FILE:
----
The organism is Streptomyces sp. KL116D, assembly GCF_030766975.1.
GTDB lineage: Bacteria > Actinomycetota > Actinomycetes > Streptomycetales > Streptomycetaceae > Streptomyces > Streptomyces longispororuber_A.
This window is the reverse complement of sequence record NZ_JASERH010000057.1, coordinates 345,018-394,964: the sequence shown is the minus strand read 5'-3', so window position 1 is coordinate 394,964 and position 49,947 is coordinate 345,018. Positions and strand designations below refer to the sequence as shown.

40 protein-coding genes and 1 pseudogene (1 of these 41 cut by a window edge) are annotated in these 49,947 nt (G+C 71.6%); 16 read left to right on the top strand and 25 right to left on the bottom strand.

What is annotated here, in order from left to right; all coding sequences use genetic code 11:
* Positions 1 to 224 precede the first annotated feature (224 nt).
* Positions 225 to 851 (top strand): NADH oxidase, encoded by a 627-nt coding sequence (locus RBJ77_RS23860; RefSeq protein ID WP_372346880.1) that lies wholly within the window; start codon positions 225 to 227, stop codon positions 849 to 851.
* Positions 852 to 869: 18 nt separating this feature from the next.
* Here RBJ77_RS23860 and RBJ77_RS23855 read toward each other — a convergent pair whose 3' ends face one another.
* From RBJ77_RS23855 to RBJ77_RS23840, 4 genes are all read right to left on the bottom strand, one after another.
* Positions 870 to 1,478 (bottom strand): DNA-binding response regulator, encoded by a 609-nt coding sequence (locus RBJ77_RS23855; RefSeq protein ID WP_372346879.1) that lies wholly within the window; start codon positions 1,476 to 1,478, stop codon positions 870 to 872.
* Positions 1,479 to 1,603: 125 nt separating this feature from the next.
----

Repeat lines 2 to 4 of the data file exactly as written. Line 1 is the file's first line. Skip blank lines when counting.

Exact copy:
GTDB lineage: Bacteria > Actinomycetota > Actinomycetes > Streptomycetales > Streptomycetaceae > Streptomyces > Streptomyces longispororuber_A.
This window is the reverse complement of sequence record NZ_JASERH010000057.1, coordinates 345,018-394,964: the sequence shown is the minus strand read 5'-3', so window position 1 is coordinate 394,964 and position 49,947 is coordinate 345,018. Positions and strand designations below refer to the sequence as shown.

40 protein-coding genes and 1 pseudogene (1 of these 41 cut by a window edge) are annotated in these 49,947 nt (G+C 71.6%); 16 read left to right on the top strand and 25 right to left on the bottom strand.